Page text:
This article was originally published by Mennonite World Review

Pastors in Northern Ireland cut church to the core

Pastoral colleagues Karen Sethuraman and Gordon McDade thought they were doing everything right. Their traditional church in Ballynahinch, Northern Ireland, had lots of people, programs and a strong community outreach.

Gordon McDade and Karen Sethuraman
Gordon McDade and Karen Sethuraman

“But when it came to integrating those who had no church background, it was a complete culture clash,” McDade said.

The unchurched people didn’t know the songs. They didn’t like to sit through 30-minute sermons. They didn’t understand how anyone could believe certain Bible stories.

For years, Sethuraman and McDade wondered what it would be like to start a church for people who felt they didn’t fit into a traditional church.

“The vision gripped us so much that we had to take the risk,” Sethuraman said. In 2010, the Down Community Church was born.

They soon realized that to reach the margins they would need to encourage a sense of belonging before people might believe anything about Jesus.

“It is refreshing to be with a community who are neither Protestant nor Catholic but draw on the broadest vision of the Christian tradition, welcoming and inviting all, embracing the stranger and outsider,” said Tim Foley, director for International Ministries at Mennonite Mission Network, who attends the community and meets with Sethuraman and McDade as they explore Anabaptism. “The vision of Down Community is enormous, a real kingdom orientation yet grounded in the everyday reality of real lives.”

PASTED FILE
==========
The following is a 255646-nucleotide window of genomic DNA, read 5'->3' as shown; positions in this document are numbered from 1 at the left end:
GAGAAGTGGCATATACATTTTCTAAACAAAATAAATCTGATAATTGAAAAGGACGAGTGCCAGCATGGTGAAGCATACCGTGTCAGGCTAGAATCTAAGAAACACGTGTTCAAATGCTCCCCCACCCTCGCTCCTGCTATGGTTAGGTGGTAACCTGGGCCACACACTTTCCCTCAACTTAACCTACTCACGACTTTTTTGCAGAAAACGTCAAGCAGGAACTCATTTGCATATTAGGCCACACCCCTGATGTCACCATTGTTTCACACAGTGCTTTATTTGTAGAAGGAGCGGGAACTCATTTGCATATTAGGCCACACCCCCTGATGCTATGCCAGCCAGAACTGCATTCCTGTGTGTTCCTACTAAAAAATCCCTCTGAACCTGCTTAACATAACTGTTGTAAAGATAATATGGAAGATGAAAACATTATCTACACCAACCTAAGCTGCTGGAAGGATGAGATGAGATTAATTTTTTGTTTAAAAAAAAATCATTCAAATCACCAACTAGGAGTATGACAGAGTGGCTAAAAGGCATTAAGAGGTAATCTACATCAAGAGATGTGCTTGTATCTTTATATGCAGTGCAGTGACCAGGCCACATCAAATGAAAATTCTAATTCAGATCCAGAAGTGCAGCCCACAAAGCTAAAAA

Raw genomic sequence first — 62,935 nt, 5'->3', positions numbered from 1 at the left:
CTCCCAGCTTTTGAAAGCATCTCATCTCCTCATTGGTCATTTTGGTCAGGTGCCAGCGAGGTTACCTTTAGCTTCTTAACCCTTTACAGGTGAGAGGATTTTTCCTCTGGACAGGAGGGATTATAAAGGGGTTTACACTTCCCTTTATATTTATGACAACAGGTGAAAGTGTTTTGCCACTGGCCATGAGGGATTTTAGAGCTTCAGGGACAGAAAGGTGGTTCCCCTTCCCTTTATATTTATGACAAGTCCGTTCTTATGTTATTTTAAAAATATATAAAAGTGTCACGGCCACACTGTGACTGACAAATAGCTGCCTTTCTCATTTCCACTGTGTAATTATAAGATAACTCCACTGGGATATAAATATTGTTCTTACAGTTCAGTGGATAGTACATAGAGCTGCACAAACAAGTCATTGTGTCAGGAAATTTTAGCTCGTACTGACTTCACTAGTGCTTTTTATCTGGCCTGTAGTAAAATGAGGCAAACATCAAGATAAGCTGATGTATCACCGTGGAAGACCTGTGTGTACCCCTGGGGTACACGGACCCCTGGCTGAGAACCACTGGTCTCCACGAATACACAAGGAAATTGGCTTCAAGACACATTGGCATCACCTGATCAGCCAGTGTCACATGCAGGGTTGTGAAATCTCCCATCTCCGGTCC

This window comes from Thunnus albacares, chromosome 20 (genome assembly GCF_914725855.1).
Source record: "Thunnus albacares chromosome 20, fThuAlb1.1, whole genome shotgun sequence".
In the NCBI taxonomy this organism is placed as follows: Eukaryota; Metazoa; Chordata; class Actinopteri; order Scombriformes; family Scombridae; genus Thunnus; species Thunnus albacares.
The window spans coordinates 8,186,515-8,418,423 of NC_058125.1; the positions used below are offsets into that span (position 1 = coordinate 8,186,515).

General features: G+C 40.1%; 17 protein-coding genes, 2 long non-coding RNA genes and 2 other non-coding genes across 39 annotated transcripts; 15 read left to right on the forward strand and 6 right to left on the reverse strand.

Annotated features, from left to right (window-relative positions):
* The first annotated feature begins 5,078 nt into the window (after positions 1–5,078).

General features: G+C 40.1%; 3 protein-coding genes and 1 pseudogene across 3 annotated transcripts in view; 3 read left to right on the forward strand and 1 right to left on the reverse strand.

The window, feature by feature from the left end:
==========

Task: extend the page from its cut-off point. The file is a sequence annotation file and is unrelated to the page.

Down Community Church started in a home and frequently visited courthouses, pubs, hospitals and rehabilitation centers.

It can be messy work, “but we made it very clear that we were not out to fix anyone,” said McDade. First, “it’s about acceptance, grace and unconditional love.”

Over time, the duo had to “unlearn” how to do church.

“We started off doing what we thought we knew,” McDade said. “Thinking that if you could do church in a cool way, that people would come. . . . But it didn’t really work.” Instead, they attracted those who were dissatisfied with their own church.

First went the worship songs. Then the sermon. A midservice smoke break began to be as regular as the offering. It proved to be just as necessary for those with short attention spans.

Most recently, several attendees asked to drop the word “church.” Sethuraman and McDade eventually understood that the change would make the faith community more approachable.

While the Down Community doesn’t look like a traditional church, the essentials are the same: faith in Jesus, a life centered on relationships and a calling to make peace with all.

Like other Anabaptist groups, community is central to what it means to live out the good news. Although they didn’t begin as an Anabaptist group, the Down Community soon discovered that’s who they are and that there was a centuries-long tradition of people who believed as they did.

“All of a sudden we realized we weren’t as crazy as we thought we were!” McDade said.

Instead of having programs, the faith group joins with what other groups are doing, like learning the Irish language or entering a team in a pub quiz.

“[We focus on] being Jesus people in the middle of community life,” he said.

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